Vision system 38 responds to the generated pulses and is located on the chassis 12 in position to examine individual droplets 27 from the outlet 19 passing by the vision system 38 on their way to the substrate 11. The vision system 38 shown in FIG. 5 is used for monitoring the quality of droplets 27 including timing, location on substrate 11 or size and for providing a signal relative thereto. The vision system 38 provides a signal relative to its examination of each droplet 27. A feedback loop 37, as part of circuit 30 in FIG. 4, is provided between the vision system 38 and the electrostatic means 39 includes a comparator 41 in the microprocessor 37 to vary individual pulses generated thereby for correcting the pulse width in accord with a signal of the compared difference detected by the vision system 38 and an established datum in the memory 29. In addition feedback from that part of the control 28 can preferrably be used to vary droplet 27 placement of on substrate 11 by varying motion of the conveyer 13 or the deflection of the electrostatic means 36 in accord with the memory 29 or changing instructions provided through the micro terminal 34 or the PC 33.
The electrostatic means is preferrably positioned on the chassis 12 down stream of the vision system 38 and oriented to submit rejected droplets 27 to a return reservoir 42 which can be connected to the pressurized supply of material 14 to thereby recycle the material of droplets 27 lacking quality. The radiation processing station 35 is shown in FIG. 5 in a preferred mounting on the chassis 12, i.e. after the electrostatic means 39. The radiation processing station 40 is arranged to irradiate droplets 27 not deflected thereby applying radiant energy thereto and before deposition on the substrate 11.
The broad scope of the claimed material deposition device 10 includes use by varying the pulse frequency and/or width to control accurately and precisely the amount and/or position of the material deposited. The band width of pulse modulation allows changes at the pulse level so variation of pulses maybe as frequently as each pulse, if needed. While it is preferred that the material deposition device 10 be used with bioreagents, chemicals or the like; oils, adhesives, coatings and other matter not specifically mentioned are also included herein as appropriate material for deposition.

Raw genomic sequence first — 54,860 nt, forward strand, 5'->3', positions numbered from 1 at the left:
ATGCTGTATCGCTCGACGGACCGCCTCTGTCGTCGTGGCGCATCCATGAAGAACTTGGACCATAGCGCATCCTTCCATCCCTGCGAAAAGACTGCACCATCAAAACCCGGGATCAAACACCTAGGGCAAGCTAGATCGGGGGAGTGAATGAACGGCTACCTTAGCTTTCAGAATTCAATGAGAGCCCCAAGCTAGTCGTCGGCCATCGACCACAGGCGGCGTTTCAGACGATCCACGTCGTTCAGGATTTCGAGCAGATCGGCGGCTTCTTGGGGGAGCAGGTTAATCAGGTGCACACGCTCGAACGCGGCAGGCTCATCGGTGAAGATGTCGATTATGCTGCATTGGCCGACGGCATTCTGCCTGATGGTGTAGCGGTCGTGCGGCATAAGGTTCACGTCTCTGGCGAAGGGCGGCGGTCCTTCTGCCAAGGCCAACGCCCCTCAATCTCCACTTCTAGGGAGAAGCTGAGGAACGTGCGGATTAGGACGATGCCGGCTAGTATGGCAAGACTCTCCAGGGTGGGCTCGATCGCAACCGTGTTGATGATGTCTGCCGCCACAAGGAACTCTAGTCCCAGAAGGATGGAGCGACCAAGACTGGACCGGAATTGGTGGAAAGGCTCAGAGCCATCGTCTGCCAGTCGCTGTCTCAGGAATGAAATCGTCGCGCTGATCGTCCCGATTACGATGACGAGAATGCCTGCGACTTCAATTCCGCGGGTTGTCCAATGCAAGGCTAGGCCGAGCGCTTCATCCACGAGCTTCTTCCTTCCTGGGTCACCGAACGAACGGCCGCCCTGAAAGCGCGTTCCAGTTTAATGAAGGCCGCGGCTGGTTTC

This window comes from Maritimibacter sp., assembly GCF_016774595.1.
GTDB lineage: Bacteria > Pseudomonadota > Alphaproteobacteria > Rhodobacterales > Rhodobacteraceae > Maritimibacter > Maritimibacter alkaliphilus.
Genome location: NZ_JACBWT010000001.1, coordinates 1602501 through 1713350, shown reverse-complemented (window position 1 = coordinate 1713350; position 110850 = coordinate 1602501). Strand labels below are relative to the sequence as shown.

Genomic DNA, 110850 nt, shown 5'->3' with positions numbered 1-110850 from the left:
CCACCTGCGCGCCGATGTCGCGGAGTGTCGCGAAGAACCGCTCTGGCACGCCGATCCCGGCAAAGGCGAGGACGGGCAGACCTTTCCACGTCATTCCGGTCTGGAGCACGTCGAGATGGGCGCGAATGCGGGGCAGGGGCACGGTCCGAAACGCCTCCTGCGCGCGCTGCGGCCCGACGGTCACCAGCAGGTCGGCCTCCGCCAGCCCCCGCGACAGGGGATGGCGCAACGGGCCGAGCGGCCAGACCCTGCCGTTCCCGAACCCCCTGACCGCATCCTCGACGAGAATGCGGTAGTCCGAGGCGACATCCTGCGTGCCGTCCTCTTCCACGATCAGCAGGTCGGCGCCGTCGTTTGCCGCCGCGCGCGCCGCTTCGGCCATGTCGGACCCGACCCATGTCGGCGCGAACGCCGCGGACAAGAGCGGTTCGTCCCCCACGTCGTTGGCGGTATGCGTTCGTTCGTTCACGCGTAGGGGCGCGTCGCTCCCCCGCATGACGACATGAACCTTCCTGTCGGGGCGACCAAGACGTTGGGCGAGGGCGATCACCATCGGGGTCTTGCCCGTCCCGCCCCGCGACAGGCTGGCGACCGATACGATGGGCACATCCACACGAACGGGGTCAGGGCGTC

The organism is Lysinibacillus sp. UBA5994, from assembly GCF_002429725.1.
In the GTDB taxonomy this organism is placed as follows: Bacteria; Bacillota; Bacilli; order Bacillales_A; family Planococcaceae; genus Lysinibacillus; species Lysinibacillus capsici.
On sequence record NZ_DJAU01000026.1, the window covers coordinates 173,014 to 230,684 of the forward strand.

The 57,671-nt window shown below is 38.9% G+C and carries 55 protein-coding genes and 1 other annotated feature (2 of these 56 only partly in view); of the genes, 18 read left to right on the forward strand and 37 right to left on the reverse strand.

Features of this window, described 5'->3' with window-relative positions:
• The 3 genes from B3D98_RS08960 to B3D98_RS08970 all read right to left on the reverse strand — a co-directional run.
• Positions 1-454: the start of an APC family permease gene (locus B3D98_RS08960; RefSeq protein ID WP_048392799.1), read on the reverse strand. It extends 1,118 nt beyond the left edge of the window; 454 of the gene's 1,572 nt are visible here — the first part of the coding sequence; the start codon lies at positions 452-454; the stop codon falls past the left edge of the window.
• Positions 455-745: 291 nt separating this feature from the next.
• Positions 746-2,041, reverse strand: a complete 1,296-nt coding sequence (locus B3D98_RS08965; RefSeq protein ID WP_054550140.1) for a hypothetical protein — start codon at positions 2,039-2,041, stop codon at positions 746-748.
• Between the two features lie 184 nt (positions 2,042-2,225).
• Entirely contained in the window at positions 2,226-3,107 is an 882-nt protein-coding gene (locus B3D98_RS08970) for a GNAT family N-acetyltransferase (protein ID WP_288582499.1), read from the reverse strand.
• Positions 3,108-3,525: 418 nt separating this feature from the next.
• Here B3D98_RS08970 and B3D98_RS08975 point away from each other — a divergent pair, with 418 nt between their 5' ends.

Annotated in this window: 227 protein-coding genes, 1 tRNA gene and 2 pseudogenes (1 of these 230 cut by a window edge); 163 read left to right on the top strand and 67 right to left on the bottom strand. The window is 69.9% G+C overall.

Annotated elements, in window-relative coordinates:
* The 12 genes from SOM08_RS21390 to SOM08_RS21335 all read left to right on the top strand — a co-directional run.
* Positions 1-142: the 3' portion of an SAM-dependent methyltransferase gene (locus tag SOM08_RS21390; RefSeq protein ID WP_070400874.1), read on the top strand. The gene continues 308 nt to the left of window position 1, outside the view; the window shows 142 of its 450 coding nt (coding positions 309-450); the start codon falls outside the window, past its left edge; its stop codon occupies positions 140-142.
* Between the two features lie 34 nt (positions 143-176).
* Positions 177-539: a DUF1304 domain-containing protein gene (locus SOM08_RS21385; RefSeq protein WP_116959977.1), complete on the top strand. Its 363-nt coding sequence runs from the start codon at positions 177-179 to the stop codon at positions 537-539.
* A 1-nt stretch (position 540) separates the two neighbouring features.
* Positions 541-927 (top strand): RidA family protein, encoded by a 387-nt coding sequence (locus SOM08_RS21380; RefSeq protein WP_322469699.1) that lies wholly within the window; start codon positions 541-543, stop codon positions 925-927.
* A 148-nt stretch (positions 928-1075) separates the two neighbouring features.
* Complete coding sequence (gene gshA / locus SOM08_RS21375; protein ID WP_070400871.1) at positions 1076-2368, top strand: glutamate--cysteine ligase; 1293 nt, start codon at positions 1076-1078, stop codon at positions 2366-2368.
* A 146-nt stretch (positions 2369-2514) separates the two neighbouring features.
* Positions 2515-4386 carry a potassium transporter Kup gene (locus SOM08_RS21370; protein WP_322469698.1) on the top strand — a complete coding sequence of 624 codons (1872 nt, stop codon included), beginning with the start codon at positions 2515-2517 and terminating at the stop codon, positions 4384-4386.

|Cited Patent||Filing date||Publication date||Applicant||Title|
|US3991705 *||Nov 4, 1974||Nov 16, 1976||Technicon Instruments Corporation||Apparatus for preparing smears of biological liquids|
|US4156398 *||Aug 10, 1977||May 29, 1979||Nordson Corporation||Apparatus for applying a hot melt adhesive pattern to a moving substrate|
|US4421800 *||Feb 2, 1982||Dec 20, 1983||Digitronics Inventionering Corp.||Spraying apparatus|
|US4530862 *||Apr 29, 1983||Jul 23, 1985||Spraymation, Inc.||Control system and method for dispensing a liquid|
|US4716058 *||Aug 25, 1986||Dec 29, 1987||Sprague Electric Company||Method of curtain coating to make thin dielectric ceramic layers|
|US4762578 *||Apr 28, 1987||Aug 9, 1988||Universal Instruments Corporation||Non-contact sensing and controlling of spacing between a depositing tip and each selected depositing location on a substrate|
|US4988015 *||Mar 8, 1990||Jan 29, 1991||Nordson Corporation||Method for dispensing fluid materials|
|US5065695 *||Jun 16, 1989||Nov 19, 1991||Nordson Corporation||Apparatus for compensating for non-linear flow characteristics in dispensing a coating material|
|US5074443 *||Dec 20, 1989||Dec 24, 1991||Nordson Corporation||Adaptor for liquid dispensing syringe|
|US5134961 *||Sep 10, 1990||Aug 4, 1992||The Regents Of The University Of California||Electrically actuated variable flow control system|
|JPH02284042A *||Title not available|
|JPS5995149A *||Title not available|
|JPS6430236A *||Title not available|
|WO1987002913A1 *||Nov 7, 1986||May 21, 1987||Burford Corp.||Electrostatic oil spraying|
|1||*||Webster s II New Riverside Dictionary, The Riverside Publishing Company 1984.|
|2||Webster's II New Riverside Dictionary, The Riverside Publishing Company 1984.|
|Citing Patent||Filing date||Publication date||Applicant||Title|